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The Online Mom provides internet technology advice and information to help parents protect their kids, encourage responsible behavior and safely harness the power of technology in the new digital world. Social networking, photo sharing, video games, IM & texting, internet security, cyberbullying, educational resources, the latest on tech hardware, gadgets and software for kids 3-8, tweens and teens, and more.

Locking down the iPhone



By Xander Rothaus

Yesterday The Online Mom blogged about the problems facing parents when dealing with today’s Internet-enabled wireless devices. All the good work you might have done in locking down the home PC is not much help when your kids can head to the mall with unfettered Internet access right there in their pockets!

While BlackBerrys and Palm Treos remain the smartphones of choice among the business crowd, it’s the iPhone and iTouch that are leading the Internet on-the-go revolution among the younger crowd. And there are signs that Apple is taking the parental controls issue very seriously.

Since the introduction of the iTouch, the iPhone, and then the App Store, Apple has done a pretty good job of weeding out inappropriate applications and keeping the overall feel of its flagship handheld products wholesome. In addition, Apple provides parents with rudimentary controls that can disable features they don't want their children to have access to. You don't want your daughter watching risqué YouTube videos? You can disable YouTube access on their iPhone/iTouch. Think that your son might be using his iTouch to look at unsavory websites? You can just disable his internet access.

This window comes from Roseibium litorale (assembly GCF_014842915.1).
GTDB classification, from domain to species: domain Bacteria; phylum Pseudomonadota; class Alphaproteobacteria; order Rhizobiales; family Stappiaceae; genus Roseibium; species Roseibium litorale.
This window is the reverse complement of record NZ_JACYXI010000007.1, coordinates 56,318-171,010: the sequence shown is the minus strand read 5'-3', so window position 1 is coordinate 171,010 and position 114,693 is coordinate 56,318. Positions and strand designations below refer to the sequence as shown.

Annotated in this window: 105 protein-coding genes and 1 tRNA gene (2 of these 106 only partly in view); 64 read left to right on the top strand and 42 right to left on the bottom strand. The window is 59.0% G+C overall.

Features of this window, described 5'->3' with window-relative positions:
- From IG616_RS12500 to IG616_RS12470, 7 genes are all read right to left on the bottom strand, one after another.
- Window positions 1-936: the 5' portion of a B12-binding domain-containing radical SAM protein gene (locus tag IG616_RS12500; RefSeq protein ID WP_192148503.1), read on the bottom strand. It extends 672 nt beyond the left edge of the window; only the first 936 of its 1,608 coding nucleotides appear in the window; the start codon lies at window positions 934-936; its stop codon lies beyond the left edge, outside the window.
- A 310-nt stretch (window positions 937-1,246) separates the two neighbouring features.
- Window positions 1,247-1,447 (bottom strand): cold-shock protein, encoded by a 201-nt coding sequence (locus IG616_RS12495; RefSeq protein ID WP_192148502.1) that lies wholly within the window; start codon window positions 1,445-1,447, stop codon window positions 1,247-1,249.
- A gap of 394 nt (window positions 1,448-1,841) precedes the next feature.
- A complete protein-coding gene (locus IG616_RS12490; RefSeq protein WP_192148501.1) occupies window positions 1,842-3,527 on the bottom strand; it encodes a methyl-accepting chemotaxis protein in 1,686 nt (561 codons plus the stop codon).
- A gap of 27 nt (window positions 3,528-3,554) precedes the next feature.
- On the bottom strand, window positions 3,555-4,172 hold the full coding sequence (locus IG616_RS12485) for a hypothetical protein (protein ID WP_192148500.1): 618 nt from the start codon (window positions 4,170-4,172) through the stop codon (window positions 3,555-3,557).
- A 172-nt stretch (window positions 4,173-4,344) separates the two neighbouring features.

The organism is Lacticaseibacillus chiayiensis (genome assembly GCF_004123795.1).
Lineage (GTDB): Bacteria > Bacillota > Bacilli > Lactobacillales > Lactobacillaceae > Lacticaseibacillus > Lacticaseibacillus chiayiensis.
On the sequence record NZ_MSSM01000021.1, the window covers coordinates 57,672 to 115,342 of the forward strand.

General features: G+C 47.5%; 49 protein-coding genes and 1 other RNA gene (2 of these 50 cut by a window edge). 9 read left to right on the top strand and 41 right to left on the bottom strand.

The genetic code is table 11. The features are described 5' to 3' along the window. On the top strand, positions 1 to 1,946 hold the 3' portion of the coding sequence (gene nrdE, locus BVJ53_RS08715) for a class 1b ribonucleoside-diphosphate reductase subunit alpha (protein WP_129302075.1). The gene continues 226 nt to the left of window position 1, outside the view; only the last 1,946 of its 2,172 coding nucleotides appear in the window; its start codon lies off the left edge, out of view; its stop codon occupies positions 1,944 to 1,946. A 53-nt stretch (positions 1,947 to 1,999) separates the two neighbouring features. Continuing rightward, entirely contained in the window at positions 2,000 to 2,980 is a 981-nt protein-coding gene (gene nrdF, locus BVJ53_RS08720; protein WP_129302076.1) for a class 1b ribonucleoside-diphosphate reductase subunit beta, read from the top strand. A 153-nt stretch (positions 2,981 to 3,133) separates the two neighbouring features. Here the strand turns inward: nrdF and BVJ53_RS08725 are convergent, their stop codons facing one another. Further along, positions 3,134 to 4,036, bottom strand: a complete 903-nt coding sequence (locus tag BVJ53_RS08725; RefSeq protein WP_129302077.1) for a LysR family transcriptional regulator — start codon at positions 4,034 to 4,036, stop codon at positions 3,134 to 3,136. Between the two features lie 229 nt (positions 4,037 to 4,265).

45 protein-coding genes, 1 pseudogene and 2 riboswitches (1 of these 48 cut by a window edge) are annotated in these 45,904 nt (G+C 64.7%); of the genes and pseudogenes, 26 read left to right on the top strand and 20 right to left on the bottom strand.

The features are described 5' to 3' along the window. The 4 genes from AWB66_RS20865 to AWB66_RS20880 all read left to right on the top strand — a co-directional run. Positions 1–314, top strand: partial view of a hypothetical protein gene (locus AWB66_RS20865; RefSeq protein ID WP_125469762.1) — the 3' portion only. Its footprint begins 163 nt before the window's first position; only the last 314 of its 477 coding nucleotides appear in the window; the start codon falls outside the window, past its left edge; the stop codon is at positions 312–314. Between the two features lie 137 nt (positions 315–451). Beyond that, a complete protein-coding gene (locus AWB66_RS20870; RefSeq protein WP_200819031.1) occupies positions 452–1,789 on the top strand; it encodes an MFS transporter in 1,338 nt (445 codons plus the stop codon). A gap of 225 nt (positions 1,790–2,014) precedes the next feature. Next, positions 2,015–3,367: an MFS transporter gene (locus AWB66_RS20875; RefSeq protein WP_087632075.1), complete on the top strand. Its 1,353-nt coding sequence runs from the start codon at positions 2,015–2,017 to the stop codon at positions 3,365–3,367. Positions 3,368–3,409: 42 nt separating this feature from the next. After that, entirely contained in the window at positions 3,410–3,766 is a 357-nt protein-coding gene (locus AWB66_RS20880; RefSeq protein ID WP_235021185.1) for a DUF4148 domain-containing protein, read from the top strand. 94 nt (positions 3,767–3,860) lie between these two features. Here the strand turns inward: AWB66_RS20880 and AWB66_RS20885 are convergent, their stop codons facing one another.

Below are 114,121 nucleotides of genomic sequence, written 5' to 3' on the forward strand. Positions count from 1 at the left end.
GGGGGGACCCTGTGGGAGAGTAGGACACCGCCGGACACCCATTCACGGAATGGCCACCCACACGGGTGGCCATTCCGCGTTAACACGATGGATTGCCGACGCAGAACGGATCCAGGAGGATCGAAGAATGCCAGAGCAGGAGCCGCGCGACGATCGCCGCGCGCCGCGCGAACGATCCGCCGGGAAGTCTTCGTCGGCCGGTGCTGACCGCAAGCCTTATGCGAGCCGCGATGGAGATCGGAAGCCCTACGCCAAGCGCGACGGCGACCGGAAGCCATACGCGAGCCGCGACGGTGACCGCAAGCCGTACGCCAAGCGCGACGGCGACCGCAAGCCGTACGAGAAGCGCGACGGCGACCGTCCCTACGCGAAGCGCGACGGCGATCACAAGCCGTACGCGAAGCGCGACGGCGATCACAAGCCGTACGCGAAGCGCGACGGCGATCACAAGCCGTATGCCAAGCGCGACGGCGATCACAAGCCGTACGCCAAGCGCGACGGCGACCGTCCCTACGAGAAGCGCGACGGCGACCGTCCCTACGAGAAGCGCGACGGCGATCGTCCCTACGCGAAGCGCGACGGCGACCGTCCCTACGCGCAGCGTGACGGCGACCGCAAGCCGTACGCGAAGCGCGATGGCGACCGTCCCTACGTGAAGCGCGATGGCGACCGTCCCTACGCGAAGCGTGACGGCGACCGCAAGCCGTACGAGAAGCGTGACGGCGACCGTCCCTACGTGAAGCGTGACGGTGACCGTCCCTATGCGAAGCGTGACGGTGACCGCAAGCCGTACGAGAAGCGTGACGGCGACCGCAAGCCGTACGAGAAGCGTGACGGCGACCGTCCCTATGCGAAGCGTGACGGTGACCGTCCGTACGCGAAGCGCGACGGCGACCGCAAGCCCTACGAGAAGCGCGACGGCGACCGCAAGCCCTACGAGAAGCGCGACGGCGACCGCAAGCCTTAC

The problem with this approach is that it’s an all or nothing solution. Broad restrictions like these really cripple the functionality of these products. To remedy this situation, Apple is adding some new features to their upcoming iPhone OS 3.0 software update and a new version of iTunes, which will allow parents to install comprehensive controls on your child’s device based on a system of ratings.

Apple currently provides three different rating systems for iTunes store purchases. Both TV show and movie ratings are familiar, since they are the current public systems used to rate content. (For movies: G, PG, PG-13, R, etc.) To restrict applications however, Apple has come up with a new system based on age categories: 4+, 9+, 12+, and 17+. These restrictions will be accessible through the iTunes interface when syncing the iPhone/iTouch and are automatically password protected!

However, the introduction of better parental controls could result in a bigger threat if you don’t use them. When parental controls first surfaced in iTunes, Apple also introduced the "explicit" label to denote songs that might have objectionable lyrics. Could this mean more objectionable apps? So far, all the signs are pointing to yes. iLounge recently reported that rejection letters sent to app developers banned for "objectionable content" had a reference to the new OS 3.0 and told them to resubmit once the new features were available.

With the introduction of the new controls, Apple will say it is easier than ever for parents to lock down their kids Internet-enabled devices and restrict the content they feel is unacceptable. However, aligning around a 17 and over rating system probably means that we will lose whatever innocence remains in the App Store and, like video games, we are heading towards a new “mature content” classification.



Comments:
Comment by TheOnlineMom, posted 6/29/2009, 9:48 AM:

I like the press on Mobicip (not a catchy name!) but you may want to check out SafeEyes Mobil too, they have a long track record in the parental control space. In either case, talk to your child about why you're setting these up for his/her protection. Its a teachable moment.
:-)
MONICA
Comment by Counsel, posted 6/24/2009, 12:59 AM:

I have children, and I am considering buying an iTouch for the eldest... I see mobicip has an itouch/iphone app. Anyone use it? www.mobicip.com I am not affiliated, in any fashion, with mobicip or their product...
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